Across Scotland, Ireland and N England, then a far more simple mixture of sunshine and showers is forecast as a cold pool drifts into these more N and W areas through the day. Some locally heavy downpours are possible across Ireland, but otherwise, the showers, on Wednesday at least, will be well scattered. 

Thu 31st Aug: Through into Thursday and the main surface cyclonic developments will have cleared away to the E and NE of the UK. The UKMO, ECMWF, GFS and GEM models are in good agreement for an area of low pressure, to be approaching S Scandinavia during the day, taking with it the risk of any dynamic, frontal rain. The main upper pattern over the UK through the course of Thursday is that of an upper trough, with a cold pool in evidence as well.

The weather across the UK will, as a result, be characterised by a mixture of sunshine and showers, in a convective regime. It’ll be a chilly start, locally at least, given an unusually cool air mass will have combined with clear skies overnight and relatively light winds. Rising temperatures through the morning, even to just modest values (14C to 16C) will be enough to lead to an entirely unstable atmosphere developing. As is often the case the shower distribution will be dictated by the location of the lowest and coolest UL temperatures, along with some surface convergence zones, especially seeing surface winds will be particularly light and variable as the day progresses. The upper cold pool is exampled well by the 00Z GFS model at 1200Z on Thursday, with 500mb temperatures down to -22C to -24C, and it is within this cold pool that instability will be greatest.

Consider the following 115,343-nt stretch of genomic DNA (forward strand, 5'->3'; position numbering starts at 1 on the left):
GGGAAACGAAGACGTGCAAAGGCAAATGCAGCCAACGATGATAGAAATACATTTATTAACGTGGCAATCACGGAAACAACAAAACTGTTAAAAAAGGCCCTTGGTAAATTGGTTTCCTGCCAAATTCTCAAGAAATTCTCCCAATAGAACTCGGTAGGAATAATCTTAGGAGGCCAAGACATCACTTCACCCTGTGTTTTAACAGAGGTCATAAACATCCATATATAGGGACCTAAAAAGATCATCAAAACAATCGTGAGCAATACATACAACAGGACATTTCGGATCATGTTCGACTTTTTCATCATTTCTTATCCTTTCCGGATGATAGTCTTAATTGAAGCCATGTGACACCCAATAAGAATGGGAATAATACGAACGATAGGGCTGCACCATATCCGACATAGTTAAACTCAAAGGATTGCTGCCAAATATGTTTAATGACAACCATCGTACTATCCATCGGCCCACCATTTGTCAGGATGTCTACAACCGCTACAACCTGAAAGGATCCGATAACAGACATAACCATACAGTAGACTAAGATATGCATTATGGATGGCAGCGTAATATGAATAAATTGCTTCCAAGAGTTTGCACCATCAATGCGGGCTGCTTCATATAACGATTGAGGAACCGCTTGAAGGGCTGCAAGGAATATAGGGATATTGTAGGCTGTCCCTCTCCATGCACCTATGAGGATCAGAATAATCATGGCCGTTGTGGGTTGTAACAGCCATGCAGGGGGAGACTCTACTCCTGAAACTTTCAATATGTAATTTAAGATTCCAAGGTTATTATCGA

Forecast soundings, using Manchester as an example, show particularly steep lapse rates in association with the cold pool. Surface temperatures of around +15C or +16C, coupled with modest Td’s, for late August, do lead to potential instability up to near 23,000ft. As a result, there’s certainly the scope for locally heavy downpours, along with some isolated or scattered thunderstorms too. These are most likely to be across parts of Ireland, Scotland and N England, but potentially occurring elsewhere too. As the daily diurnal cycle comes to an end, then most of the showers will die away quickly into Thursday evening, and this will then lead on to another unusually chilly night on Thursday, with rural mist and fog patches too.